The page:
February 13, 2014 •
Whether Washington, D.C. voters will have the chance to elect an attorney general this year remains a hot topic on the D.C. Council floor. Currently, the attorney general is appointed by the mayor. In 2010, voters approved a charter amendment […]
Whether Washington, D.C. voters will have the chance to elect an attorney general this year remains a hot topic on the D.C. Council floor. Currently, the attorney general is appointed by the mayor. In 2010, voters approved a charter amendment authorizing the first election of the city’s attorney general and setting a primary election for April of this year.
In late 2013, the council passed a law delaying the election from 2014 to 2018, fearing the city lacked the necessary preparation. Paul Zukerberg, the only candidate for the city’s first attorney general race, challenged the 2013 law in the District of Columbia Superior Court. Judge Laura Cordero denied Zukerberg’s motion for a preliminary injunction, stating that he would not suffer irreparable harm from the delay and therefore did not meet the standard to grant the injunction.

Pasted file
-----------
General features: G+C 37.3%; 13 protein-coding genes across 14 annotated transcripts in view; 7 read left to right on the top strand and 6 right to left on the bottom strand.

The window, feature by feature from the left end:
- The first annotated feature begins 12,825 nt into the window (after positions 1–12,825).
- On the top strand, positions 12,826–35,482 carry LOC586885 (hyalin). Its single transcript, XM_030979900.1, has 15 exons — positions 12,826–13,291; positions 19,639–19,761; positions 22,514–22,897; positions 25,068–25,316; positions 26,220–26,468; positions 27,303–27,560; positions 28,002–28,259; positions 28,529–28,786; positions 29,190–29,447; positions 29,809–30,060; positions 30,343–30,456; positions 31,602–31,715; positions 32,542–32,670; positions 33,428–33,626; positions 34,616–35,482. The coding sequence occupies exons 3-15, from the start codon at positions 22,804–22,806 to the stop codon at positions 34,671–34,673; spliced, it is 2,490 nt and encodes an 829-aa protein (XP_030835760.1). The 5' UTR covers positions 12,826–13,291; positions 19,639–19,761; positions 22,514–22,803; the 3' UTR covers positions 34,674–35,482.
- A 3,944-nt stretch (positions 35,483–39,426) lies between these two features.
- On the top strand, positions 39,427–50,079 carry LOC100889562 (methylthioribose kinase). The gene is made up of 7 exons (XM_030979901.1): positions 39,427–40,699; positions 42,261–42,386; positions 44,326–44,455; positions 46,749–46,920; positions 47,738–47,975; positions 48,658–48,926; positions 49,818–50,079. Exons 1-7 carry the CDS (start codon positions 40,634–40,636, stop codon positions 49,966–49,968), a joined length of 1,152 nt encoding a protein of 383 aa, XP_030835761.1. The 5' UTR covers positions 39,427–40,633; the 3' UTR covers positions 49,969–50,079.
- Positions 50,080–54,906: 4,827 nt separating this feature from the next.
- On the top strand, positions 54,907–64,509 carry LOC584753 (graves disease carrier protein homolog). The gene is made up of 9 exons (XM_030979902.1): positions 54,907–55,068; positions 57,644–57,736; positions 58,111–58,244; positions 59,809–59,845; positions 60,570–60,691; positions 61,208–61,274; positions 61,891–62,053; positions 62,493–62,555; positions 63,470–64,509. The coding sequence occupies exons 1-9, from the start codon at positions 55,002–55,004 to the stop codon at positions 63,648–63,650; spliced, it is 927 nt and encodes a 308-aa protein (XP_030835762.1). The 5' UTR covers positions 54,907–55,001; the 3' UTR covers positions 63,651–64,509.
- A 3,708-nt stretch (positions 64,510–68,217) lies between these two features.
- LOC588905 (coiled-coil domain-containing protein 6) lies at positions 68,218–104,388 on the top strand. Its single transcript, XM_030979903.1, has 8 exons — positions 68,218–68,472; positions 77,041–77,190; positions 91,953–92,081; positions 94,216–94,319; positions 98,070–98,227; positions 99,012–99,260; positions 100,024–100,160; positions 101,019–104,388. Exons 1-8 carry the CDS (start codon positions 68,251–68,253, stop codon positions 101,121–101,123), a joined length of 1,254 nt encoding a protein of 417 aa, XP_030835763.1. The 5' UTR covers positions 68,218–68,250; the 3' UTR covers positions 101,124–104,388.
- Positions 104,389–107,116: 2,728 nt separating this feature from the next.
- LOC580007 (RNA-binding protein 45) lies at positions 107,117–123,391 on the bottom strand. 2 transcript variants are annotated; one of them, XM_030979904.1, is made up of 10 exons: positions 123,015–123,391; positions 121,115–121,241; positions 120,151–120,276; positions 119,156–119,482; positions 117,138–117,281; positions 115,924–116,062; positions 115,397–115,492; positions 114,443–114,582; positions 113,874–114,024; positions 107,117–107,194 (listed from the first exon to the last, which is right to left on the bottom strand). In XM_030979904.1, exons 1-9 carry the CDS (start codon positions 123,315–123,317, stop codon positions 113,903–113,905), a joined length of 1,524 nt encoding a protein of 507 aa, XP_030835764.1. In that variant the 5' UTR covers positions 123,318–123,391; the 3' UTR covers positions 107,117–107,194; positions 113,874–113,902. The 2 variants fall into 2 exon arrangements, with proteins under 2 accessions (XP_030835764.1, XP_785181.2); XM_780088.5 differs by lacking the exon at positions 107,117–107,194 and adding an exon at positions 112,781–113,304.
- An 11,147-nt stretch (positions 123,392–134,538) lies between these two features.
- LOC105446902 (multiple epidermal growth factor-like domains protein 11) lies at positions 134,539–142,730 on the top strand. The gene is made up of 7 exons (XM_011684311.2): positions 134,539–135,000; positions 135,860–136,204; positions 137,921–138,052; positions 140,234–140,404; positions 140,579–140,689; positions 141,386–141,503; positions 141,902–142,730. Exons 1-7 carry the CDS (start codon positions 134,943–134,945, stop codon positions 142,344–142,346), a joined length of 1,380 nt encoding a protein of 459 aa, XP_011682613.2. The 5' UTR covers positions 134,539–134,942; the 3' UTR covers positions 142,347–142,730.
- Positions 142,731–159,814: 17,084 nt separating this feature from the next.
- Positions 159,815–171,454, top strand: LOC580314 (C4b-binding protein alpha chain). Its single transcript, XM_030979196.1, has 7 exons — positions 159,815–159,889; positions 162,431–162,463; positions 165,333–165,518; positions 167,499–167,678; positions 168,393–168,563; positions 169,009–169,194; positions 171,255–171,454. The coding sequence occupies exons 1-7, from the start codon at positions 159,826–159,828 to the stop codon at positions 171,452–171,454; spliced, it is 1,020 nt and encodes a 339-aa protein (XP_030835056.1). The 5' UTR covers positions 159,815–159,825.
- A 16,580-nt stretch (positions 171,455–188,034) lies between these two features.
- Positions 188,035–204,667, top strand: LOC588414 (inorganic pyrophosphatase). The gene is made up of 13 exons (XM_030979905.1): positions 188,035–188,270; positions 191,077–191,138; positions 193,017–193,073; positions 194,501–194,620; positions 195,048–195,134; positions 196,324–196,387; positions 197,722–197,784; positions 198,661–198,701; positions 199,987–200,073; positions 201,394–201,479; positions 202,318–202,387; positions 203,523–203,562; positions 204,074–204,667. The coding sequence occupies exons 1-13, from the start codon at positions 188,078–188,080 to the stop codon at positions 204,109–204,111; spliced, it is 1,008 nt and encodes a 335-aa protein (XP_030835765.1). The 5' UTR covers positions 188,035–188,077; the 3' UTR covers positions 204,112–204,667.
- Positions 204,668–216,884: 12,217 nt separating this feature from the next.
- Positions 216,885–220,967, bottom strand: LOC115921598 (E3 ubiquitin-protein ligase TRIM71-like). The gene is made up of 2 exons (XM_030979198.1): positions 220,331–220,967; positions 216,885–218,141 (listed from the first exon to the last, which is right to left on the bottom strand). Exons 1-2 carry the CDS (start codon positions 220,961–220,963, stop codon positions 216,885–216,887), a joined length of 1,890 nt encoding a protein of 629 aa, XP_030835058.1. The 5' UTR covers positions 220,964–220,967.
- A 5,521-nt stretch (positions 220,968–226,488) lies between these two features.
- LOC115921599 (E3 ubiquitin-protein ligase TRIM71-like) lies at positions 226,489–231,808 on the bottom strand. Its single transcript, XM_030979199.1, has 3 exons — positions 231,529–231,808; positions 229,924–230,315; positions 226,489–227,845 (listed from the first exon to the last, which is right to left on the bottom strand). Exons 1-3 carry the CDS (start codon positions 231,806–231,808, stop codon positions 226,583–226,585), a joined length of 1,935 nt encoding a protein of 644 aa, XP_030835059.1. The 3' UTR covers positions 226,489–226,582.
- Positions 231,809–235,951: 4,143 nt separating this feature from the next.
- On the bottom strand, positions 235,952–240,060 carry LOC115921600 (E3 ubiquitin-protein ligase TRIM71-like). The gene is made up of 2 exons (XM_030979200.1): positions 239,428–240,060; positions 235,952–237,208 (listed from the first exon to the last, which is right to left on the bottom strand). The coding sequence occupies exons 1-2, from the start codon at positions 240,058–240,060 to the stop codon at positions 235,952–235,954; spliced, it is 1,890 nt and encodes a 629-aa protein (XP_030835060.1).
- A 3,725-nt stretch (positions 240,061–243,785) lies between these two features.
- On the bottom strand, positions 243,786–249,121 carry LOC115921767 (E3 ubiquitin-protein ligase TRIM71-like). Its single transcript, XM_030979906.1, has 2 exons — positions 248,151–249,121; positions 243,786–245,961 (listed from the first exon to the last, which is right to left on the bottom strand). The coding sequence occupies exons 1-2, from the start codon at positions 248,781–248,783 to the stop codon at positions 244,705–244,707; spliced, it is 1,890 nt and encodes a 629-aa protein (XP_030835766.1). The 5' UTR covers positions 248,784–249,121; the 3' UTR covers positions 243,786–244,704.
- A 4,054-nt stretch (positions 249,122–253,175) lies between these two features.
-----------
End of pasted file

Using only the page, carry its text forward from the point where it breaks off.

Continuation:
Upon the judge’s ruling, the council acted quickly to introduce a bill scheduling an election for attorney general in November 2014. The bill has sparked heated debate, both on the floor of the council and with current Attorney General Irvin Nathan. Nathan criticized the bill, stating it does not comport with the city charter. The bill would put the attorney general office on the November ballot without allowing for a primary election, thus circumventing the requirement of an election on a partisan basis as required by the 2010 charter amendment.
If the new bill passes the council, the possibility of a mayoral veto is likely, based on Nathan’s opposition to the measure. However, Council Chairman Phil Mendelson still plans to move the bill to passage, likely bringing it to a final vote in the next month.
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